In maintaining that subdivision (b) of section 2800.2 established an improper mandatory presumption, Justice Klein viewed the phrase “ ‘willful or wanton disregard for the safety of persons or property’ ” as carrying the precise meaning attributed to the same phrase in section 23103, subdivision (a), which establishes the offense of reckless driving. (Pinkston, supra, 112 Cal.App.4th at p. 395, dis. opn. of Klein, J.) Originally enacted in 1923 (Stats. 1923, ch. 266, § 121, p. 557), the reckless driving statute was amended in 1929 to proscribe driving with a “wil[l]ful or a wanton disregard of the safety of persons or property” (Stats 1929, ch. 253, § 121, p. 540). Subdivision (a) of section 23103, in its current version, provides: “A person who drives a vehicle upon a highway in willful or wanton disregard for the safety of persons or property is guilty of reckless driving.”
As the reckless driving statute has never defined driving with “willful or wanton disregard for the safety of persons or property,” courts have determined that it targets driving manifesting a particular state of mind (People v. Smith (1939) 36 Cal.App.2d Supp. 748, 750-751), namely, “consciousness of the results with intent to omit or do an act, realizing the probable injury to another; or acting in reckless disregard of the consequences; or conduct exhibiting reckless indifference as to the probable consequences with knowledge of likely resulting injury” (People v. Allison (1951) 101 Cal.App.2d Supp. 932, 934). That characterization of the mental state defining reckless driving is traceable to People v. McNutt (1940) 40 Cal.App.2d Supp. 835, 837-838, and reflects the common or ordinary meaning of the terms “ ‘willful’ ” and “ ‘wanton’ ” (see People v. Richie (1994) 28 Cal.App.4th 1347, 1360-1362 (Richie)).
Justice Klein's dissenting opinion in Pinkston regarded the mental state defining the conduct proscribed by section 23103, subdivision (a), as also defining the conduct proscribed by section 2800.2. (Pinkston, supra, 112 Cal.App.4th at pp. 394-395.) Justice Klein thus maintained that subdivision (b) of section 2800.2 creates an improper mandatory presumption, reasoning that it authorized the prosecution to establish the “relatively complex mental state” required by section 2800.2 merely by demonstrating three qualifying traffic violations. (Pinkston, supra, at pp. 396-397, dis. opn. of Klein, J.)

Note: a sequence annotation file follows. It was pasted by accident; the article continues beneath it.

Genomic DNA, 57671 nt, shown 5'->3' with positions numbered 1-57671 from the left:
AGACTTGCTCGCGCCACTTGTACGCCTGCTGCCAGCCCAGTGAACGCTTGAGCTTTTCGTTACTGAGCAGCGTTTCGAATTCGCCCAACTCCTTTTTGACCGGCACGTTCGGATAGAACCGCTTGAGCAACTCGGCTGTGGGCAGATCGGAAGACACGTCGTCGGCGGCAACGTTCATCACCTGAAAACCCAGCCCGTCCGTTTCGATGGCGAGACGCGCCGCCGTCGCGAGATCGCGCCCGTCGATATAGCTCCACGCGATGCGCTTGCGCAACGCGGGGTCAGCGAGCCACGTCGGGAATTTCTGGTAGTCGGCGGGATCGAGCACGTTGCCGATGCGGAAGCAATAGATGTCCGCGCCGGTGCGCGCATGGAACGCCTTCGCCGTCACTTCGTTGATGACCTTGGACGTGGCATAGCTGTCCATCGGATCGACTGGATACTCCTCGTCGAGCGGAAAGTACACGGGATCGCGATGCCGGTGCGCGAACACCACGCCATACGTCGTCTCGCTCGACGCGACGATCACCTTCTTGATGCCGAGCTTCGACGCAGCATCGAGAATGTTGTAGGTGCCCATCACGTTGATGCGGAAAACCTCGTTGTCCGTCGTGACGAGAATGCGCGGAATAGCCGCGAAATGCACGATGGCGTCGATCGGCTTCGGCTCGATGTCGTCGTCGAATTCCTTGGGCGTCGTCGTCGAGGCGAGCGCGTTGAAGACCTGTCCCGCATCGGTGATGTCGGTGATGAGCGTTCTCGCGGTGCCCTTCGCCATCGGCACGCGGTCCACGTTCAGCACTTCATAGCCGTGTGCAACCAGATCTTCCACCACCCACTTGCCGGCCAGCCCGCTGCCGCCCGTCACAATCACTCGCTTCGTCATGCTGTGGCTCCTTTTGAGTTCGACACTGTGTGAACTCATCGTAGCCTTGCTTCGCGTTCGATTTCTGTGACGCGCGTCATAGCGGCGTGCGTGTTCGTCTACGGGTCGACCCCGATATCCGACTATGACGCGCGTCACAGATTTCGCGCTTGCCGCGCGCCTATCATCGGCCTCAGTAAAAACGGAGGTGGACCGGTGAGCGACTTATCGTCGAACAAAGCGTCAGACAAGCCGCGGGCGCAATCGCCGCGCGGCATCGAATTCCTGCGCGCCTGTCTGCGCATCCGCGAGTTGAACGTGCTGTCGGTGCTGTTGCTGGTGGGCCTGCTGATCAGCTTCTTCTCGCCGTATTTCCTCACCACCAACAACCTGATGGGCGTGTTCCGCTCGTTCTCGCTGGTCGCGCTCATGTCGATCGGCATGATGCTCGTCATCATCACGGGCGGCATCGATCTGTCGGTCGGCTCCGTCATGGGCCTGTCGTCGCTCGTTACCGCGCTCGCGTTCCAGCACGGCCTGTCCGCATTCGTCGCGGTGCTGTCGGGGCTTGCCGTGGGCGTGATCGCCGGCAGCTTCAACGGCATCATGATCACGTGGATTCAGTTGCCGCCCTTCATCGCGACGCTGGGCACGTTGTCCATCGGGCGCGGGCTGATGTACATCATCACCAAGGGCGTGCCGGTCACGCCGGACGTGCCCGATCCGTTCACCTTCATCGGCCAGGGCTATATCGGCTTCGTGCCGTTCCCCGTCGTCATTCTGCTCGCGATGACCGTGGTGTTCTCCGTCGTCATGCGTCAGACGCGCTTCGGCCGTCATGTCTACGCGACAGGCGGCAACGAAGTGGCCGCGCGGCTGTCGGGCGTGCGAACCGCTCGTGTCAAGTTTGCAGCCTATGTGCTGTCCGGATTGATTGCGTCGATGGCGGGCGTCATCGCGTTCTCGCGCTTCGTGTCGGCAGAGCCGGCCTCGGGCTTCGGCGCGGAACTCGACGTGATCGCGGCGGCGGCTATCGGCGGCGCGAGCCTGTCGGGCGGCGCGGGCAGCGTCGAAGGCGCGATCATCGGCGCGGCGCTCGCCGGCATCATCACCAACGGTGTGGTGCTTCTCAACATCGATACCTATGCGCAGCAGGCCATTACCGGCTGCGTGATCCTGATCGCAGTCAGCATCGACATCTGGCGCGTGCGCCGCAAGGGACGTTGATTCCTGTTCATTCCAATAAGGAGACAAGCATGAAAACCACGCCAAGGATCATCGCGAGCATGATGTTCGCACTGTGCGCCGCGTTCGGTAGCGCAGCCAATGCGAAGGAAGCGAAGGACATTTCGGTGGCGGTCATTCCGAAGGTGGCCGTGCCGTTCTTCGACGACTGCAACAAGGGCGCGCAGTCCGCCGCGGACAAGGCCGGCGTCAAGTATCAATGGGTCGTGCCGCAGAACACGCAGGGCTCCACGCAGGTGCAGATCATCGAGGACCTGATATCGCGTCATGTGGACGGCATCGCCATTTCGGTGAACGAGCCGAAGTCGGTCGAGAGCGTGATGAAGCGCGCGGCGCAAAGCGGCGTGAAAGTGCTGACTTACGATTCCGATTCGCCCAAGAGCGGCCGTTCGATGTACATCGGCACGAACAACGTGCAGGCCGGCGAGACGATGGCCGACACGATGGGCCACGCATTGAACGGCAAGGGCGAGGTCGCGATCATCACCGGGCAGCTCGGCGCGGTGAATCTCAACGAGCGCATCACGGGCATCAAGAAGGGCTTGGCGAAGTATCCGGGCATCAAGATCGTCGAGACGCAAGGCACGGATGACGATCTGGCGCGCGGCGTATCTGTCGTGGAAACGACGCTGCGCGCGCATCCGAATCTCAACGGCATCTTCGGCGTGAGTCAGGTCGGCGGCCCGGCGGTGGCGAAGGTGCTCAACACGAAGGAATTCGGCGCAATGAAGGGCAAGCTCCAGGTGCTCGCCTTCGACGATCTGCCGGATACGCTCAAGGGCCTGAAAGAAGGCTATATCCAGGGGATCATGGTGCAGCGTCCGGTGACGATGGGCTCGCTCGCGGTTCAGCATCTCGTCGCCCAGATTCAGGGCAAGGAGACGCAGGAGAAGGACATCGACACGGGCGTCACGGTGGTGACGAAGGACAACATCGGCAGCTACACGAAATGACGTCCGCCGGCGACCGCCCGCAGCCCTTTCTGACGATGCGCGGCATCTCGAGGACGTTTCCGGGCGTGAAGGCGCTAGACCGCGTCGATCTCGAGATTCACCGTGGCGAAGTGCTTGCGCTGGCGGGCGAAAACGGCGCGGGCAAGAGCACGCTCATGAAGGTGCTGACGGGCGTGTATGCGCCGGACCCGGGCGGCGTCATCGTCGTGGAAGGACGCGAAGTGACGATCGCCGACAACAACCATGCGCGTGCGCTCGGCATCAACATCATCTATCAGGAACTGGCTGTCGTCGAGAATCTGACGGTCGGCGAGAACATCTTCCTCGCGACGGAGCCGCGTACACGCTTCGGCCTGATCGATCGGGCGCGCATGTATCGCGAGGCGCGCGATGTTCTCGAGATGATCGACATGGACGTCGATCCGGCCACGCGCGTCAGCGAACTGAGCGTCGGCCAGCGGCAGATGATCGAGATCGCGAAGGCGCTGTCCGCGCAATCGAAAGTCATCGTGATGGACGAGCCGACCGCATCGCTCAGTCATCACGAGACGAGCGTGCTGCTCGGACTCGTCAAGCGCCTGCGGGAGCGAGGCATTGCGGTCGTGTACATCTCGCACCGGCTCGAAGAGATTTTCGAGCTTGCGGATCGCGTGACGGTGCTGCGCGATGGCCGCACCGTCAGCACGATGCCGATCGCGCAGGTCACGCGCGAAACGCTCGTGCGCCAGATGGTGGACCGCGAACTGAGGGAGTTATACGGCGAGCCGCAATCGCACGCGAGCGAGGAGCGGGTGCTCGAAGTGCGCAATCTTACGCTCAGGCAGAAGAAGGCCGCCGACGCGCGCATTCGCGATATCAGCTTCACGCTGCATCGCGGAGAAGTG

We decline to accept Justice Klein's rationale, as we conclude that the mental state required for the reckless driving offense established in section 23103, subdivision (a), is not required for the section 2800.2 offense. As explained below, an examination of section 2800.2 and its legislative history shows that a driver may violate section 2800.2 without manifesting the mental state necessary for the offense of reckless driving.
Our inquiry reflects established principles. Generally, the Legislature is empowered to select the elements of crimes (McCall, supra, 32 Cal.4th at p. 189) and modify the mental elements included in the statutory definition of a crime (People v. Saille (1991) 54 Cal.3d 1103, 1116; People v. Lynn (1984) 159 Cal.App.3d 715, 732-733). Furthermore, the meaning of a statutory term is determined by the Legislature's intent, as reflected by the statute's language, context, and legislative history. (People v. Verduzco (2012) 210 Cal.App.4th 1406, 1414.) In view of that principle, a phrase in a statute may have a technical meaning differing from its ordinary meaning. (Id. at p. 1419.) Accordingly, the same phrase may appear in two statutes establishing offenses, yet convey different meanings. (See, e.g., People v. Enriquez (1996) 42 Cal.App.4th 661, 665 [the term “ ‘under the influence’ ” in Vehicle Code section 23152, subdivision (a), differs in meaning from the same term in Health and Safety Code section 11550].)